The Antiwar Movement Today
Presentation by Michael Letwin, New York City Labor Against the War
ISO Summer School
June 16, 2007
This is a very strange political moment.
On the one hand, the U.S. can’t win in Iraq, and that’s why, in November, people elected Democrats to end that war.
On the other hand, in both Iraq and Afghanistan, the ground and air war has sharply escalated; the U.S. has openly promoted civil war in Palestine; continued to arm the Lebanese state against the Palestinians and Hezbollah; sponsored an invasion of Somalia; and ratcheted-up threats of war on Iran.
Rather than end the war in Iraq, the Democrats have given Bush every penny he’s asked for — without even the pretense of phoney timetables — and signed on to the demand for oil privatization in Iraq. Overall, the leading Democratic presidential contenders are at least as belligerent militarists as the Republicans.
Even Murtha-esque proposals for “speedy withdrawal,” “timetables,” and “redeployment” are designed to more effectively maintain U.S. control over
Iraq. They effectively call for continued U.S. support for the puppet Iraqi regime, including ground offensives, the air war, death squads, or mass detention; they do not even pretend to oppose other fronts of U.S. war in the Middle East, such as Afghanistan and Palestine.
None of this is surprising, since both parties support U.S. domination around the world, particularly over Middle Eastern oil and strategic location.
Despite all this, the U.S. antiwar movement is in crisis. To varying degrees, the
“mainstream” Peaceocracy has compromised opposition to war funding. A few months ago, MoveOn openly supported the Democrats vote for war funding with timetables. UFPJ — whose leadership is dominated primarily by the Communist Party and Committee for Correspondence — disagreed with MoveOn, but watered down its already-weak support for immediate withdrawal.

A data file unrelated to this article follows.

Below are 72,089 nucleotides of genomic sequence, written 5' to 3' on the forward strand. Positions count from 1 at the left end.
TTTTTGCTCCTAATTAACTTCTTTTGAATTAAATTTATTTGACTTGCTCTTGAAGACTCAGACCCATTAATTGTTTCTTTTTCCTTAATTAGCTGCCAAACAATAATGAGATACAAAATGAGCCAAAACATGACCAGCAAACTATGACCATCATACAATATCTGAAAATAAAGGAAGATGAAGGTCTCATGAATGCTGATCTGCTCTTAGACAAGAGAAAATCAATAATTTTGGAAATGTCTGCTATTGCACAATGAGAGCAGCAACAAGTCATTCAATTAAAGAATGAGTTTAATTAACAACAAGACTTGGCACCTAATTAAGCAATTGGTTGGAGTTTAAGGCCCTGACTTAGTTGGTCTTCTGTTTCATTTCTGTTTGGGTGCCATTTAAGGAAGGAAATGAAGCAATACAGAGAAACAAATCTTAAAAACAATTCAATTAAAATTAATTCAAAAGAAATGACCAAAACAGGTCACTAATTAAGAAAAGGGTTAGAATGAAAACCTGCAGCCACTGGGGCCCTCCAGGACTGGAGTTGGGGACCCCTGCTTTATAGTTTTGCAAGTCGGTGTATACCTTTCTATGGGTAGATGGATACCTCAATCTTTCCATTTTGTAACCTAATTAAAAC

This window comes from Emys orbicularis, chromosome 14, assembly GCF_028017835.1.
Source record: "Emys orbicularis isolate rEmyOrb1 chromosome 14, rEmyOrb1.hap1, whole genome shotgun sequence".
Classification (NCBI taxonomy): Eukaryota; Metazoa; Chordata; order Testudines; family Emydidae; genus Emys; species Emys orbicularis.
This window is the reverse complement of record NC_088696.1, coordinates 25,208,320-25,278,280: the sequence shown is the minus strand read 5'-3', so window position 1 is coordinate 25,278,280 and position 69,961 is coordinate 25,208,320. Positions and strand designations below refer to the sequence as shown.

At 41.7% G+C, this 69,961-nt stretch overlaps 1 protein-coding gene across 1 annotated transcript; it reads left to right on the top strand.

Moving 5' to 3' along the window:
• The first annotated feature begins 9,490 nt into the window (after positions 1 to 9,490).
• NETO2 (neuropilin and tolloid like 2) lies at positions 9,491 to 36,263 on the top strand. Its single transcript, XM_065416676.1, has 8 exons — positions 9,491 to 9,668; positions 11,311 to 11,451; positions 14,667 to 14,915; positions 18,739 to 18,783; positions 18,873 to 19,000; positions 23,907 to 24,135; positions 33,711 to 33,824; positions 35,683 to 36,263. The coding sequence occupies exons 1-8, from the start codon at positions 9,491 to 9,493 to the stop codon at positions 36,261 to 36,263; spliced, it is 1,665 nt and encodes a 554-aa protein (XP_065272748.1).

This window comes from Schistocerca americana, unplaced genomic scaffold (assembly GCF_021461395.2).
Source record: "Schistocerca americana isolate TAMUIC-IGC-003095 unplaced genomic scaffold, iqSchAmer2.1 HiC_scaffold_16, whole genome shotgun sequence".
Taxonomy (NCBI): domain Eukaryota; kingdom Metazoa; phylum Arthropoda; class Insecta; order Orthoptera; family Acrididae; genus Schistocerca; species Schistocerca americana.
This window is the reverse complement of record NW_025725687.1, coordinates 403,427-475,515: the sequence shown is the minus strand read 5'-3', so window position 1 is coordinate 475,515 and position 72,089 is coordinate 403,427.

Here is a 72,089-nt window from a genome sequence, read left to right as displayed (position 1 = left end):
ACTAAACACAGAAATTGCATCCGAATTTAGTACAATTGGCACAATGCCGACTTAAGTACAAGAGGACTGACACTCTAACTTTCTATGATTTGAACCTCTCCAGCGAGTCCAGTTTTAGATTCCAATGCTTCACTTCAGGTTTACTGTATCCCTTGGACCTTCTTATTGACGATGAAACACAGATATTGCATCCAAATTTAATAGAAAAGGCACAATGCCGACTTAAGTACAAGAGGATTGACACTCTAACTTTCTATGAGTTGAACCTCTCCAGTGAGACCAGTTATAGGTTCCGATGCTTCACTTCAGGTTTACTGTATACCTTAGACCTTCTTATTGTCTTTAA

In fact, UFPJ co-chair Judith LeBlanc recently declared that “the Democrats are using the politics of reality,” and CPUSA publications call not for immediate withdrawal, but for Congress to “Set the Date.” We should expect that UPFJ and Co. will support whoever wins the Democratic nomination in 2008, just as it did behind prowar John Kerry in 2004.
Meanwhile, UFPJ and US Labor Against the War are currently sponsoring an “Iraq Labor Tour” that includes a representative from the General Federation of Iraqi Workers, which openly supports the Iraq puppet regime, supports Bush’s “surge,” and opposes immediate withdrawal.
Under pressure from the Arab-Muslim community and parts of the left, UFPJ has felt compelled to say something about Palestine, an example of which was its June 10 event in D.C. But it has absolutely no credibility among Arab Muslims because it keeps Palestine completely segregated from Iraq — which is why there was virtually no reference to the issue at its January 27 mass rally in D.C.
It refused to support ANSWER’s August 2006 protest in D.C. against the Israeli-US invasion of Lebanon. And it defines the “Israeli occupation” as something that dates only to 1967, when Israel occupied the West Bank, Gaza and the Golan, rather than the all of historic Palestine, which has been occupied since the Israeli apartheid state was created in 1948.